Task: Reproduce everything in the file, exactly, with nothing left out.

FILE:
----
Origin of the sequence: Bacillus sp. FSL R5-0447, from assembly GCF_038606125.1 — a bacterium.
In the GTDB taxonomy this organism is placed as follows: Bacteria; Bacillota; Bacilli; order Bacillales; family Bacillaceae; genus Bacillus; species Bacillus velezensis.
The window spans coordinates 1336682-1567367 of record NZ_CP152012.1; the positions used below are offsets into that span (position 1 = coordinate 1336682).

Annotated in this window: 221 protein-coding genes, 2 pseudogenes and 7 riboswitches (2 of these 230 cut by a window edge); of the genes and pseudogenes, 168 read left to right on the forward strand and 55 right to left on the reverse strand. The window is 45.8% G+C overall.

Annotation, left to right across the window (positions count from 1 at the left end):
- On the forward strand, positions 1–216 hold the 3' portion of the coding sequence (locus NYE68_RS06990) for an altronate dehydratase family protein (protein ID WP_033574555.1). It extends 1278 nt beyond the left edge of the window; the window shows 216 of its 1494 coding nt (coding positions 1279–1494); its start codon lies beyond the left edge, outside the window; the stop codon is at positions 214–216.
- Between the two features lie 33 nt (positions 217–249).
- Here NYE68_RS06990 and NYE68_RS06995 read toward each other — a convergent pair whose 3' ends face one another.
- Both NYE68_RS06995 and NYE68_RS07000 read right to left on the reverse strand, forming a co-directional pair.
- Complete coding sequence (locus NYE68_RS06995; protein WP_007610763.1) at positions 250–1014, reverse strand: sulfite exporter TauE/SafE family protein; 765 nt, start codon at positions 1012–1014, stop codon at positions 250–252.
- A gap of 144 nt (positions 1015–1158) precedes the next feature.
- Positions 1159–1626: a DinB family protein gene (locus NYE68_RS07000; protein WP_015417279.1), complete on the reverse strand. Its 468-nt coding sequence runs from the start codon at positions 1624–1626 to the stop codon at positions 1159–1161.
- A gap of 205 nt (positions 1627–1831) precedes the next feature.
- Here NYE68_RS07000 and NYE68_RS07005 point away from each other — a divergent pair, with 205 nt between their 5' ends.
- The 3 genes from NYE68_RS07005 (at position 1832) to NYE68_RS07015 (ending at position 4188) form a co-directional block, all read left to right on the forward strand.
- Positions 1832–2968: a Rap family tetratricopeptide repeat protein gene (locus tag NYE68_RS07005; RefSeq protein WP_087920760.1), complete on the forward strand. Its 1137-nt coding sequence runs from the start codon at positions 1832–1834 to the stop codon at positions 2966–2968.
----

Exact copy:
Origin of the sequence: Bacillus sp. FSL R5-0447, from assembly GCF_038606125.1 — a bacterium.
In the GTDB taxonomy this organism is placed as follows: Bacteria; Bacillota; Bacilli; order Bacillales; family Bacillaceae; genus Bacillus; species Bacillus velezensis.
The window spans coordinates 1336682-1567367 of record NZ_CP152012.1; the positions used below are offsets into that span (position 1 = coordinate 1336682).

Annotated in this window: 221 protein-coding genes, 2 pseudogenes and 7 riboswitches (2 of these 230 cut by a window edge); of the genes and pseudogenes, 168 read left to right on the forward strand and 55 right to left on the reverse strand. The window is 45.8% G+C overall.

Annotation, left to right across the window (positions count from 1 at the left end):
- On the forward strand, positions 1–216 hold the 3' portion of the coding sequence (locus NYE68_RS06990) for an altronate dehydratase family protein (protein ID WP_033574555.1). It extends 1278 nt beyond the left edge of the window; the window shows 216 of its 1494 coding nt (coding positions 1279–1494); its start codon lies beyond the left edge, outside the window; the stop codon is at positions 214–216.
- Between the two features lie 33 nt (positions 217–249).
- Here NYE68_RS06990 and NYE68_RS06995 read toward each other — a convergent pair whose 3' ends face one another.
- Both NYE68_RS06995 and NYE68_RS07000 read right to left on the reverse strand, forming a co-directional pair.
- Complete coding sequence (locus NYE68_RS06995; protein WP_007610763.1) at positions 250–1014, reverse strand: sulfite exporter TauE/SafE family protein; 765 nt, start codon at positions 1012–1014, stop codon at positions 250–252.
- A gap of 144 nt (positions 1015–1158) precedes the next feature.
- Positions 1159–1626: a DinB family protein gene (locus NYE68_RS07000; protein WP_015417279.1), complete on the reverse strand. Its 468-nt coding sequence runs from the start codon at positions 1624–1626 to the stop codon at positions 1159–1161.
- A gap of 205 nt (positions 1627–1831) precedes the next feature.
- Here NYE68_RS07000 and NYE68_RS07005 point away from each other — a divergent pair, with 205 nt between their 5' ends.
- The 3 genes from NYE68_RS07005 (at position 1832) to NYE68_RS07015 (ending at position 4188) form a co-directional block, all read left to right on the forward strand.
- Positions 1832–2968: a Rap family tetratricopeptide repeat protein gene (locus tag NYE68_RS07005; RefSeq protein WP_087920760.1), complete on the forward strand. Its 1137-nt coding sequence runs from the start codon at positions 1832–1834 to the stop codon at positions 2966–2968.